Recently, Congress has voted to not provide funds for the enforcement of raids by federal agents against marijuana dispensaries who are legally operating under state law, however, Purdon, stated that he was not comfortable saying that these actions could be applied to White Plume but that there is a possibility that both a memorandum from the Department of Justice and the 2014 farm bill could help White Plume get the injunction lifted.

In August of 2013 the Department of Justice drafted what would become known as the Cole Memorandum that laid out the parameters under which states could enact marijuana legalization laws without interference from the federal government. This memorandum was then bolstered by a report from the DOJ saying that these same factors would be applied to Indian Country.

The 2014 Farm Bill also opened a door for the widespread production of hemp across the country as it recognized the difference between marijuana and hemp, a delineation that the federal government had not acknowledged until this point. The 2014 farm bill and a specific section of the bill allows for the cultivation of industrial hemp under certain conditions including research.

Attorneys for White Plume feel that these same conditions should be made available to White Plume.

The United States Attorney’s office in South Dakota however has said that they oppose lifting the injunction as White Plume “does not fall within the exception to the CSA under the Farm Bill allowing for the cultivation or growing of industrial hemp. He is not conducting research under a pilot project, and he is not an institution of higher learning or State department of agriculture,” said acting U.S. Attorney for the District of South Dakota Randy Seiler.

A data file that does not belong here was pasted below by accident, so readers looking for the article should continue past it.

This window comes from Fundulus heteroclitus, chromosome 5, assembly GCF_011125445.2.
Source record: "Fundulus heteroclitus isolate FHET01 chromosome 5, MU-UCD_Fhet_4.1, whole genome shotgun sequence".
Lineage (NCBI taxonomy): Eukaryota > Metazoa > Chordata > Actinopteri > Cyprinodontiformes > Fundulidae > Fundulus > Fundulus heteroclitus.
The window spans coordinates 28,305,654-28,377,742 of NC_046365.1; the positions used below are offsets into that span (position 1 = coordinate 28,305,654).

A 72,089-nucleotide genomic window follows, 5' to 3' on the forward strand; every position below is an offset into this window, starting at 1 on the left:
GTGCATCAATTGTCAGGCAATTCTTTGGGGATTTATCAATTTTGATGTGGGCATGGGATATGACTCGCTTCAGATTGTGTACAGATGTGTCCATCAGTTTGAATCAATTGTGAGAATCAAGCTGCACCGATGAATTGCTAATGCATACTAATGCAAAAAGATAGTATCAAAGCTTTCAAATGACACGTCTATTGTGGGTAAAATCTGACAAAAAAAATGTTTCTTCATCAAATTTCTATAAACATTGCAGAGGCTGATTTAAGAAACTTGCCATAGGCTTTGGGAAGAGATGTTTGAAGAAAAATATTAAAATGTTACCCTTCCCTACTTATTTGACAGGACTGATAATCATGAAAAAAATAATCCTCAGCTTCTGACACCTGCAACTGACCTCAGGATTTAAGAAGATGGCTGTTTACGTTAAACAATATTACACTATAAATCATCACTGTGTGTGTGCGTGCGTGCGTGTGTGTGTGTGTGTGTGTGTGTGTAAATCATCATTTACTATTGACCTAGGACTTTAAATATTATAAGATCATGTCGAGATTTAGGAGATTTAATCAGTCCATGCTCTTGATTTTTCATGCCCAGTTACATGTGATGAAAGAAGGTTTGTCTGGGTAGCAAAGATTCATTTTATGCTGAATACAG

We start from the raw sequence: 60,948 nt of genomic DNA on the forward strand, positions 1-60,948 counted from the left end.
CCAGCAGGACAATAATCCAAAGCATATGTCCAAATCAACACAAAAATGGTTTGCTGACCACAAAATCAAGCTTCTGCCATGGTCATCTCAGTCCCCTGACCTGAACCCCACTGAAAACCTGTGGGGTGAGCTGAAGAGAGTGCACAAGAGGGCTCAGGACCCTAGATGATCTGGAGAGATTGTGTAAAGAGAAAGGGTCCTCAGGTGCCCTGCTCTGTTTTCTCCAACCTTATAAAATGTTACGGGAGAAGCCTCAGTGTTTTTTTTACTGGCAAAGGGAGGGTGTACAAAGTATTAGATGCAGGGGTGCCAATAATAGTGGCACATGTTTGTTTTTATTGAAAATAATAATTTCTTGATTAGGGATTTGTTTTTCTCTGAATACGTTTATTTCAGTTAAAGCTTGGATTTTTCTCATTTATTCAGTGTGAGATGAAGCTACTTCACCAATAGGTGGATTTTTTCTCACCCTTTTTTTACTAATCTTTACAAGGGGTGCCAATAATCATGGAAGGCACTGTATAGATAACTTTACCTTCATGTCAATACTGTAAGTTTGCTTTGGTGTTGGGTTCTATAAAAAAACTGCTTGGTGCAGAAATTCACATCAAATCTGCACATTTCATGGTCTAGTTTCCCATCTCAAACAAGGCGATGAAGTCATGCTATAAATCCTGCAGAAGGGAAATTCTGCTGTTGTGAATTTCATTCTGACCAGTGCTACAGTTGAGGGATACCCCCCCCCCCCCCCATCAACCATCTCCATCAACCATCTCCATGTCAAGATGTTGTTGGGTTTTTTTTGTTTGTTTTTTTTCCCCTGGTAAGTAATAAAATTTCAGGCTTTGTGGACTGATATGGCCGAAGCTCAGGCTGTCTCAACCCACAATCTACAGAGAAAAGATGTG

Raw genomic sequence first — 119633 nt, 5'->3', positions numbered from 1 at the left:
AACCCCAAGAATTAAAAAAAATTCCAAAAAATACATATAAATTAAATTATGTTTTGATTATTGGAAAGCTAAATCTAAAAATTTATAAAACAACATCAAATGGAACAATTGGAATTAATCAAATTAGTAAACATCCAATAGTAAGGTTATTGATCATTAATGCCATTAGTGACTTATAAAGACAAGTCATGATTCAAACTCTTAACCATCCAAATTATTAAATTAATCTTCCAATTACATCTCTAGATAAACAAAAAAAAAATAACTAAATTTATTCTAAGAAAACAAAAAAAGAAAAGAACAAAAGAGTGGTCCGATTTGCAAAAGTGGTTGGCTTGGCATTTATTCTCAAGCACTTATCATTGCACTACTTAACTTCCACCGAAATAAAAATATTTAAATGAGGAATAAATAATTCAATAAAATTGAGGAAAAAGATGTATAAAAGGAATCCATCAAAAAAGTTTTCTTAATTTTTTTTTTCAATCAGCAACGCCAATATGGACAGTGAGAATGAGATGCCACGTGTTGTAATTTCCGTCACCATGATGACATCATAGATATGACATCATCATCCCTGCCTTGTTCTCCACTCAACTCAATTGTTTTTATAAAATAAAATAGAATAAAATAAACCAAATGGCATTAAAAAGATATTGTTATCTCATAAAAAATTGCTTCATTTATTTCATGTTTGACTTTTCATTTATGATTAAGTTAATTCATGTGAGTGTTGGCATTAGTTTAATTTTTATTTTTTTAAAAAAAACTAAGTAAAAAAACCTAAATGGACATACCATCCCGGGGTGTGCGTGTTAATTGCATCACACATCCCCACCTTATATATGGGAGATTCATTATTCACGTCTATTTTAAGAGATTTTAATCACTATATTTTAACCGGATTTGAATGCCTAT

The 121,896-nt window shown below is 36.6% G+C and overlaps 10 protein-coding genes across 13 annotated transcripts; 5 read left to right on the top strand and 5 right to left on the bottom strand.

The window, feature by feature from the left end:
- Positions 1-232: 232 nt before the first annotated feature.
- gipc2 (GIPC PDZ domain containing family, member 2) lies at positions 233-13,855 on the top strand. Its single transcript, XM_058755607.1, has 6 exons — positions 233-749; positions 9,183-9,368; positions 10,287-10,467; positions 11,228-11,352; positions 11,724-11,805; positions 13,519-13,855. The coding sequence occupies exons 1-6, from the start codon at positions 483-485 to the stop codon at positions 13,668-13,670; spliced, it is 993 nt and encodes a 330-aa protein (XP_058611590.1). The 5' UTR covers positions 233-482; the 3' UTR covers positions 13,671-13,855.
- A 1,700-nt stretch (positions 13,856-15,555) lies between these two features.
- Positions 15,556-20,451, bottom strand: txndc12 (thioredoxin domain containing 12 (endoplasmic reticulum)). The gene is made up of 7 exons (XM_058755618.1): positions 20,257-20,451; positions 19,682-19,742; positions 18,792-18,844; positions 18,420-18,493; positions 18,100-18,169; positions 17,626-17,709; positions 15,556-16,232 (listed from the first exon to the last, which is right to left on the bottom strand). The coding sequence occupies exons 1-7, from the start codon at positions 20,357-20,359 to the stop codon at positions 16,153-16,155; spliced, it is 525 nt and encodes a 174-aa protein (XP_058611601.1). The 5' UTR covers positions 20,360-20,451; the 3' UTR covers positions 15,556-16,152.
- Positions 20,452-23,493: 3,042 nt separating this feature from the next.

The Oglala Sioux Tribe has backed White Plume in his efforts to have the injunction lifted.

“Having the White Plume Hemp injunction lifted is an important first step in supporting sustainable economic development at the Pine Ridge Indian Reservation so that they and the other members of the Oglala Sioux Tribe will have an opportunity to realize the benefits of industrial hemp as an agricultural product and potential revenue generator for the tribe and tribal members,” said Oglala Sioux Tribal President John Steele in a letter to the U.S. Attorney. “Hemp farming is legal on the Pine Ridge Reservation under tribal ordinance 98-27.”

Tribes do have the right to enact laws, however, federal law enforcement have exercised jurisdiction over major crimes on reservations and violations of the controlled substances act are considered one of the major crimes they are responsible for enforcing.

(Contact Brandon Ecoffey at editor@lakotacountrytimes.com)